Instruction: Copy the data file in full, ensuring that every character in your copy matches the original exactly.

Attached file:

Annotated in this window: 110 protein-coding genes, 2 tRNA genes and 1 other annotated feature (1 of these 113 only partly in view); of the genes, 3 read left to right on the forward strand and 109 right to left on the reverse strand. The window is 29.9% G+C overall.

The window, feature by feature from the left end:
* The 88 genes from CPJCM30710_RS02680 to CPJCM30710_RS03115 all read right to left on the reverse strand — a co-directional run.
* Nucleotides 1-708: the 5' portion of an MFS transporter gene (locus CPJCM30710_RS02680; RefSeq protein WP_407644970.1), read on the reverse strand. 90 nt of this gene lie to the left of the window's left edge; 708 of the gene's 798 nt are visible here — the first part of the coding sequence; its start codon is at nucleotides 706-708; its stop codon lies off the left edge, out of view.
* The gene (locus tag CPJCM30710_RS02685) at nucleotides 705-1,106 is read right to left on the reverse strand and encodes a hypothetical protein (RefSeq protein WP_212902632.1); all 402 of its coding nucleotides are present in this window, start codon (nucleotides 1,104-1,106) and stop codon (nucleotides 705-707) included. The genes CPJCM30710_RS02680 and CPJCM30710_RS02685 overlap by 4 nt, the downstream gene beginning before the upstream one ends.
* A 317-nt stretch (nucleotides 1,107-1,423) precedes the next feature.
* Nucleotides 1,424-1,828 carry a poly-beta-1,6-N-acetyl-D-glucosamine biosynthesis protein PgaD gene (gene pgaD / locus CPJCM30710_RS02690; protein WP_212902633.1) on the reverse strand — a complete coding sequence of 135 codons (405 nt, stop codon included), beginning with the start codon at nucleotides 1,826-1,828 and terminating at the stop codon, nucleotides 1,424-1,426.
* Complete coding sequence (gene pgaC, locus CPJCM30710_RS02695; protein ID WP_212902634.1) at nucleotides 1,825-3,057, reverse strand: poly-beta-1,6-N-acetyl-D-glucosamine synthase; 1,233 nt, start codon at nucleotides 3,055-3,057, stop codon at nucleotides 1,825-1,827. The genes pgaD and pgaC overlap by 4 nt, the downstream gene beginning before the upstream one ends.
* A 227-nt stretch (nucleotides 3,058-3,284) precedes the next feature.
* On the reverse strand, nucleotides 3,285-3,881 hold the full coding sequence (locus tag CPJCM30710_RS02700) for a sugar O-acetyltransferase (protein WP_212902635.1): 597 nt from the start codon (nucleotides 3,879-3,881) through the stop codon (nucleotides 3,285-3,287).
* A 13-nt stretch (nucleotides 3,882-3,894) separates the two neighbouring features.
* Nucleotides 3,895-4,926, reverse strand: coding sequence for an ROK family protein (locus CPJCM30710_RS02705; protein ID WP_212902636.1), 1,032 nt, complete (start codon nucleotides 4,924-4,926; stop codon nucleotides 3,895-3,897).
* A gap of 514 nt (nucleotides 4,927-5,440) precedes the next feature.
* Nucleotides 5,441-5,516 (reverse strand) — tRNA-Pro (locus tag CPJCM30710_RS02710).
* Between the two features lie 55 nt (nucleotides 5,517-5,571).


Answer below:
Annotated in this window: 110 protein-coding genes, 2 tRNA genes and 1 other annotated feature (1 of these 113 only partly in view); of the genes, 3 read left to right on the forward strand and 109 right to left on the reverse strand. The window is 29.9% G+C overall.

The window, feature by feature from the left end:
* The 88 genes from CPJCM30710_RS02680 to CPJCM30710_RS03115 all read right to left on the reverse strand — a co-directional run.
* Nucleotides 1-708: the 5' portion of an MFS transporter gene (locus CPJCM30710_RS02680; RefSeq protein WP_407644970.1), read on the reverse strand. 90 nt of this gene lie to the left of the window's left edge; 708 of the gene's 798 nt are visible here — the first part of the coding sequence; its start codon is at nucleotides 706-708; its stop codon lies off the left edge, out of view.
* The gene (locus tag CPJCM30710_RS02685) at nucleotides 705-1,106 is read right to left on the reverse strand and encodes a hypothetical protein (RefSeq protein WP_212902632.1); all 402 of its coding nucleotides are present in this window, start codon (nucleotides 1,104-1,106) and stop codon (nucleotides 705-707) included. The genes CPJCM30710_RS02680 and CPJCM30710_RS02685 overlap by 4 nt, the downstream gene beginning before the upstream one ends.
* A 317-nt stretch (nucleotides 1,107-1,423) precedes the next feature.
* Nucleotides 1,424-1,828 carry a poly-beta-1,6-N-acetyl-D-glucosamine biosynthesis protein PgaD gene (gene pgaD / locus CPJCM30710_RS02690; protein WP_212902633.1) on the reverse strand — a complete coding sequence of 135 codons (405 nt, stop codon included), beginning with the start codon at nucleotides 1,826-1,828 and terminating at the stop codon, nucleotides 1,424-1,426.
* Complete coding sequence (gene pgaC, locus CPJCM30710_RS02695; protein ID WP_212902634.1) at nucleotides 1,825-3,057, reverse strand: poly-beta-1,6-N-acetyl-D-glucosamine synthase; 1,233 nt, start codon at nucleotides 3,055-3,057, stop codon at nucleotides 1,825-1,827. The genes pgaD and pgaC overlap by 4 nt, the downstream gene beginning before the upstream one ends.
* A 227-nt stretch (nucleotides 3,058-3,284) precedes the next feature.
* On the reverse strand, nucleotides 3,285-3,881 hold the full coding sequence (locus tag CPJCM30710_RS02700) for a sugar O-acetyltransferase (protein WP_212902635.1): 597 nt from the start codon (nucleotides 3,879-3,881) through the stop codon (nucleotides 3,285-3,287).
* A 13-nt stretch (nucleotides 3,882-3,894) separates the two neighbouring features.
* Nucleotides 3,895-4,926, reverse strand: coding sequence for an ROK family protein (locus CPJCM30710_RS02705; protein ID WP_212902636.1), 1,032 nt, complete (start codon nucleotides 4,924-4,926; stop codon nucleotides 3,895-3,897).
* A gap of 514 nt (nucleotides 4,927-5,440) precedes the next feature.
* Nucleotides 5,441-5,516 (reverse strand) — tRNA-Pro (locus tag CPJCM30710_RS02710).
* Between the two features lie 55 nt (nucleotides 5,517-5,571).